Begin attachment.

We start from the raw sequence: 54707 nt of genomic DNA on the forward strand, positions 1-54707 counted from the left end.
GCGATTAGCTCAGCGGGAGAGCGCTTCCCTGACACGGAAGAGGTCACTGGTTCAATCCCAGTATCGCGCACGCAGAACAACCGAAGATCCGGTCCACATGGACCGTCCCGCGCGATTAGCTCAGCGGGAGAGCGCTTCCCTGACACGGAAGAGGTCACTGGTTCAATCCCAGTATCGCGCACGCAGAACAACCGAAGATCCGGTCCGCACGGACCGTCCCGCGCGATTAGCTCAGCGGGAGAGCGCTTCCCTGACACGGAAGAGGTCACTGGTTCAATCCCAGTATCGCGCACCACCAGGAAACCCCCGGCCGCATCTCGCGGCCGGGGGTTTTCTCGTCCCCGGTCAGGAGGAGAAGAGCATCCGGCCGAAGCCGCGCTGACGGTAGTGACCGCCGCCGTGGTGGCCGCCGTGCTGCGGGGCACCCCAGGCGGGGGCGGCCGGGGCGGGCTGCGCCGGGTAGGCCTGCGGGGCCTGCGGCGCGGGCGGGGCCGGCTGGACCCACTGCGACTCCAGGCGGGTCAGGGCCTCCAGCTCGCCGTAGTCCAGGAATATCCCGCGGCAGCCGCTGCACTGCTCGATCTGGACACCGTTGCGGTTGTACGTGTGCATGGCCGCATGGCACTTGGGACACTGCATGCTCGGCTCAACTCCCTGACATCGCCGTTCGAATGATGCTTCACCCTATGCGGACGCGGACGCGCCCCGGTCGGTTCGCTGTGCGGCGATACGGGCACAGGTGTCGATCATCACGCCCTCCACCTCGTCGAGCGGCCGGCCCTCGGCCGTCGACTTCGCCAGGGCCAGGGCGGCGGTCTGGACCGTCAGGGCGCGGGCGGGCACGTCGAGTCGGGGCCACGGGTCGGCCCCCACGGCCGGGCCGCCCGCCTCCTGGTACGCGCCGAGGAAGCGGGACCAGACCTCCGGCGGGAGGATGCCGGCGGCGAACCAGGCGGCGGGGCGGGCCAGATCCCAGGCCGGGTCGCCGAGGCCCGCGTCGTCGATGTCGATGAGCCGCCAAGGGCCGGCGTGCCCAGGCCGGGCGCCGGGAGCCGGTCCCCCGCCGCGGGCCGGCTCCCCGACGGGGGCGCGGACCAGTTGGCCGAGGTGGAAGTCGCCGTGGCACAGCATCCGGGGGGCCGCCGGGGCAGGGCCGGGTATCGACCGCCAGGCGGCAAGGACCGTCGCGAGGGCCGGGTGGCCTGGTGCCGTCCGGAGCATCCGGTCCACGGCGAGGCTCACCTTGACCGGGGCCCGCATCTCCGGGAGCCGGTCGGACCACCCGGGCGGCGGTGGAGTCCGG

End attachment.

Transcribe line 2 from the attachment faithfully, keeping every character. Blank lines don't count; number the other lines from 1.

GCGATTAGCTCAGCGGGAGAGCGCTTCCCTGACACGGAAGAGGTCACTGGTTCAATCCCAGTATCGCGCACGCAGAACAACCGAAGATCCGGTCCACATGGACCGTCCCGCGCGATTAGCTCAGCGGGAGAGCGCTTCCCTGACACGGAAGAGGTCACTGGTTCAATCCCAGTATCGCGCACGCAGAACAACCGAAGATCCGGTCCGCACGGACCGTCCCGCGCGATTAGCTCAGCGGGAGAGCGCTTCCCTGACACGGAAGAGGTCACTGGTTCAATCCCAGTATCGCGCACCACCAGGAAACCCCCGGCCGCATCTCGCGGCCGGGGGTTTTCTCGTCCCCGGTCAGGAGGAGAAGAGCATCCGGCCGAAGCCGCGCTGACGGTAGTGACCGCCGCCGTGGTGGCCGCCGTGCTGCGGGGCACCCCAGGCGGGGGCGGCCGGGGCGGGCTGCGCCGGGTAGGCCTGCGGGGCCTGCGGCGCGGGCGGGGCCGGCTGGACCCACTGCGACTCCAGGCGGGTCAGGGCCTCCAGCTCGCCGTAGTCCAGGAATATCCCGCGGCAGCCGCTGCACTGCTCGATCTGGACACCGTTGCGGTTGTACGTGTGCATGGCCGCATGGCACTTGGGACACTGCATGCTCGGCTCAACTCCCTGACATCGCCGTTCGAATGATGCTTCACCCTATGCGGACGCGGACGCGCCCCGGTCGGTTCGCTGTGCGGCGATACGGGCACAGGTGTCGATCATCACGCCCTCCACCTCGTCGAGCGGCCGGCCCTCGGCCGTCGACTTCGCCAGGGCCAGGGCGGCGGTCTGGACCGTCAGGGCGCGGGCGGGCACGTCGAGTCGGGGCCACGGGTCGGCCCCCACGGCCGGGCCGCCCGCCTCCTGGTACGCGCCGAGGAAGCGGGACCAGACCTCCGGCGGGAGGATGCCGGCGGCGAACCAGGCGGCGGGGCGGGCCAGATCCCAGGCCGGGTCGCCGAGGCCCGCGTCGTCGATGTCGATGAGCCGCCAAGGGCCGGCGTGCCCAGGCCGGGCGCCGGGAGCCGGTCCCCCGCCGCGGGCCGGCTCCCCGACGGGGGCGCGGACCAGTTGGCCGAGGTGGAAGTCGCCGTGGCACAGCATCCGGGGGGCCGCCGGGGCAGGGCCGGGTATCGACCGCCAGGCGGCAAGGACCGTCGCGAGGGCCGGGTGGCCTGGTGCCGTCCGGAGCATCCGGTCCACGGCGAGGCTCACCTTGACCGGGGCCCGCATCTCCGGGAGCCGGTCGGACCACCCGGGCGGCGGTGGAGTCCGG